American History 102: 1865-Present
Stanley K. Schultz, Professor of History
William P. Tishler, Producer


Joseph McCarthy (1908-1957) was a Republican Senator from Appleton, Wisconsin, who did the most to whip up anti-communism during the 1950s. McCarthy was a WWII veteran who liked to call himself "Tailgunner Joe," although he actually flew more desk than plane during the war. First elected to the Senate in 1946, McCarthy did little during the first four years of his term. He failed to attach his name to any significant bills and even the Republican party leadership considered him a legislative lightweight. Then, on February 9, 1950, he dropped a political bombshell. McCarthy gave a speech at the Republican Women's Club of Wheeling, West Virginia, where he claimed to have a list of 205 Communists in the State Department. No one in the press actually saw the names on the list, but McCarthy's announcement made the national news.

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McCarthy, Joseph

Joseph McCarthy (1908-1957), anti-Communist crusader

Copyright 1997 State Historical Society of Wisconsin


McCarthy continued to repeat his groundless charges and the number of Communists on his list fluctuated from speech to speech. Senior Republicans didn't care for McCarthy, but appreciated his attacks on the Truman administration. McCarthy labeled Secretary of State Dean Acheson "Red Dean." He also claimed that World War II General George Marshall had been "hoodwinked into aiding a great conspiracy." Furthermore, McCarthy argued that Illinois governor Adlai E. Stevenson--who would run for president on the Democratic ticket in 1952--"endorsed and would continue to endorse the suicidal, Kremlin-directed policies of this nation." The fact that the United States wasn't winning the Korean War (1950-53) also gave credibility to the argument that "subversives" were at work in the government.


McCarthy's attacks emerged within a climate of political and social conformity. During this time, for example, one state required pro wrestlers to take a loyalty oath before stepping into the ring. In Indiana, a group of anti-communists indicted Robin Hood (and its vaguely socialistic message that the book's titular hero had a right to rob from the rich and give to the poor) forced librarians to pull the book from the shelves. Baseball's Cincinnati Reds renamed themselves the "Redlegs." Cosmetics companies recalled a face powder called "Russian Sable" and renamed it "Dark Dark." Starting in Dearborn, Michigan, and spreading to other parts of the country, "Miss Loyalty" beauty contests became the rage.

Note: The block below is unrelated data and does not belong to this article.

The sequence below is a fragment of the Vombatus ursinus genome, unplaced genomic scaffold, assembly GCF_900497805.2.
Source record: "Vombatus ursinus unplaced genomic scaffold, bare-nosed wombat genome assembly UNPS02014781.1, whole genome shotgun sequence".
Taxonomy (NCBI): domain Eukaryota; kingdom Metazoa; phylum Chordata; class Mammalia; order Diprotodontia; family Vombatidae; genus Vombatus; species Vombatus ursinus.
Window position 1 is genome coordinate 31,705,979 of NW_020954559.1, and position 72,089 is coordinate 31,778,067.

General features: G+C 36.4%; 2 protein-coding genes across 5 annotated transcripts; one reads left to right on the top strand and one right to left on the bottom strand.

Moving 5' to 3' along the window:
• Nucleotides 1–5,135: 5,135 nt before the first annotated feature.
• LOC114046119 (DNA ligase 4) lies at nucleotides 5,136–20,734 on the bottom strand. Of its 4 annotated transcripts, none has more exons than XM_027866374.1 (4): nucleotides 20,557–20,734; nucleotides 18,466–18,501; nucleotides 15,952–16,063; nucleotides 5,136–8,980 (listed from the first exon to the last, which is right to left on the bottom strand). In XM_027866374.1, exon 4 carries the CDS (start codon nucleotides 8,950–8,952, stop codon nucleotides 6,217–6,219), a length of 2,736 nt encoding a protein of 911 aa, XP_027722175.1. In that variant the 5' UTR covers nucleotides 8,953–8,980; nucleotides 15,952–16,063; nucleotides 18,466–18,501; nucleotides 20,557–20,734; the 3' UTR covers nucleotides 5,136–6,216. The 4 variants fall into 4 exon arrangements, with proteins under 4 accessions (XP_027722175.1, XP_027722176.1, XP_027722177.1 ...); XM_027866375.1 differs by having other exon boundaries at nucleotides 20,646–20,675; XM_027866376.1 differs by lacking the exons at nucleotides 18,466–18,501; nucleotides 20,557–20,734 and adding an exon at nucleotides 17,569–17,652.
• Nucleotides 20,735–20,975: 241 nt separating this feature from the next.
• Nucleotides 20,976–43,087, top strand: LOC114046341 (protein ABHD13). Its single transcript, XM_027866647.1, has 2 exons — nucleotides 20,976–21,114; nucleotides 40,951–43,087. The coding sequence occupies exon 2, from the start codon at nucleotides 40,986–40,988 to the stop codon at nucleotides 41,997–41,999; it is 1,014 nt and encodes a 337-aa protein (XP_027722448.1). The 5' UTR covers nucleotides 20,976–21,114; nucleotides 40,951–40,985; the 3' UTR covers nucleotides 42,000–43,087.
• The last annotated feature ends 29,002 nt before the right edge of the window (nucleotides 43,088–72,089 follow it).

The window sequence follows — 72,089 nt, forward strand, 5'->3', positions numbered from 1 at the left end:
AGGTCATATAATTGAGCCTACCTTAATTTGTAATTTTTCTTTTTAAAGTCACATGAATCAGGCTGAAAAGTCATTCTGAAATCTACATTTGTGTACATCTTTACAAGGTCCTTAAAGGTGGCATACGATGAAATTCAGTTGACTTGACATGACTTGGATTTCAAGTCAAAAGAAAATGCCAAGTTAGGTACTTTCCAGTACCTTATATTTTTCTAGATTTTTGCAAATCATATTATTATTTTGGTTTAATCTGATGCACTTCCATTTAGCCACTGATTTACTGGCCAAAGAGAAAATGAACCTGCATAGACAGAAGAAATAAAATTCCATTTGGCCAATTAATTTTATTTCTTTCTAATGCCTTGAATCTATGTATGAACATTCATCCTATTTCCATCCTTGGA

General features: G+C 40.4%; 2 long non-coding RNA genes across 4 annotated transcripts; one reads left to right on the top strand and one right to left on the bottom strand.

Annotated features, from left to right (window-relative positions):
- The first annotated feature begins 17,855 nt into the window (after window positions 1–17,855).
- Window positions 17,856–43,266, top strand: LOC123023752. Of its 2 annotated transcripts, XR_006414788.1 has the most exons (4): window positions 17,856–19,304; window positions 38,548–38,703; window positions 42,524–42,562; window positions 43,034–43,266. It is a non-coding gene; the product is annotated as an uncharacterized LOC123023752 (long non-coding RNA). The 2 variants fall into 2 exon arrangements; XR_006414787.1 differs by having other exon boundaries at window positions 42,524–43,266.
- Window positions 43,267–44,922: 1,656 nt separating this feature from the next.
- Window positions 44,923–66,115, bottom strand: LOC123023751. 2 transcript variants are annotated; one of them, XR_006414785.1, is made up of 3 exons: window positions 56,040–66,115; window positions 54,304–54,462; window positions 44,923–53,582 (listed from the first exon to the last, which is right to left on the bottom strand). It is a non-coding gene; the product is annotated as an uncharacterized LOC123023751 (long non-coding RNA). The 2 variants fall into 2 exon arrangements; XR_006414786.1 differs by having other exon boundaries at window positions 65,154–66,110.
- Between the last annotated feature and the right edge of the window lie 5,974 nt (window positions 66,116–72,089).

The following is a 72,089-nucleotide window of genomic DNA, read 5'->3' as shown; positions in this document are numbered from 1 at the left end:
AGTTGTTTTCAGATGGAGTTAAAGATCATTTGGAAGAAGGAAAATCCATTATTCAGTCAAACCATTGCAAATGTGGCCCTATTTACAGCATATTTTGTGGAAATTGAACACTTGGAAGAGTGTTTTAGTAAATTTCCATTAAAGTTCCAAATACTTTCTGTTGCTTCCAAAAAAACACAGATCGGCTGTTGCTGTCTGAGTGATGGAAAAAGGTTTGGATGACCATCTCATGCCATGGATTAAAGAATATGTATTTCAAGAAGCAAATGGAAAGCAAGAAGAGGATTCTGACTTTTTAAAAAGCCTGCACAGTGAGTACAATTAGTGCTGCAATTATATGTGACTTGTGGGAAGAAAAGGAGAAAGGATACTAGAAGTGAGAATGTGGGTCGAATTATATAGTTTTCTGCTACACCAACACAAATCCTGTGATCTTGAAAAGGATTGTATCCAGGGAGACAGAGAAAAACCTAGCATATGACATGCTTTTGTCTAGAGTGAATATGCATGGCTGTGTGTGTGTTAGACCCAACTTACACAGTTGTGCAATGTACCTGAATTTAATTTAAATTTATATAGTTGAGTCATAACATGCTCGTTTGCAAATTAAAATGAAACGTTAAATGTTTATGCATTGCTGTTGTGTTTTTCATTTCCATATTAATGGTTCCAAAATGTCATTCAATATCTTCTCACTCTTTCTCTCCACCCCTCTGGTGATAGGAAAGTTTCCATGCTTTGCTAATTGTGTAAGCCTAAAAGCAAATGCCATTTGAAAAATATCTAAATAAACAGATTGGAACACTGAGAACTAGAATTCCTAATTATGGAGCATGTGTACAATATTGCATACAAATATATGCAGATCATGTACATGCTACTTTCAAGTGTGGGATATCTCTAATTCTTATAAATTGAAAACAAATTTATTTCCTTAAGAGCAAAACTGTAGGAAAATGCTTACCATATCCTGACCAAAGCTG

McCarthy's Supporters

The ranks of McCarthy's supporters were generally defined along political, religious, and occupational lines. They typically included:

  1. Republicans
  2. Catholics
  3. Conservative Protestants
  4. Blue-collar workers

One prominent Democrat who supported McCarthy was Joseph Kennedy. In fact, the senior Kennedy secured for his son, Robert, a job in Washington as an investigator for McCarthy.

McCarthy continued his anti-communist barrage until 1954. Unlike other congressional investigators, McCarthy seemed not to notice that the administration had changed in 1952. With Dwight D. Eisenhower in the White House, McCarthy's campaigns against subversion in the government became an attack on his own party and an increasing liability for Republicans. In the spring of 1954, however, the tables turned when McCarthy charged that the United States Army had promoted a dentist accused of being a Communist. The ensuing hearings proved to be McCarthy's downfall. For the first time, television broadcast allowed the general public to see the Senator as a blustering bully and his investigations as little more than a misguided scam. In December 1954, the Senate voted to censure him for his conduct and to strip him of his privileges. McCarthy died three years later, but the term "McCarthyism" lives on to describe anti-Communist fervor, reckless accusations, and guilt by association.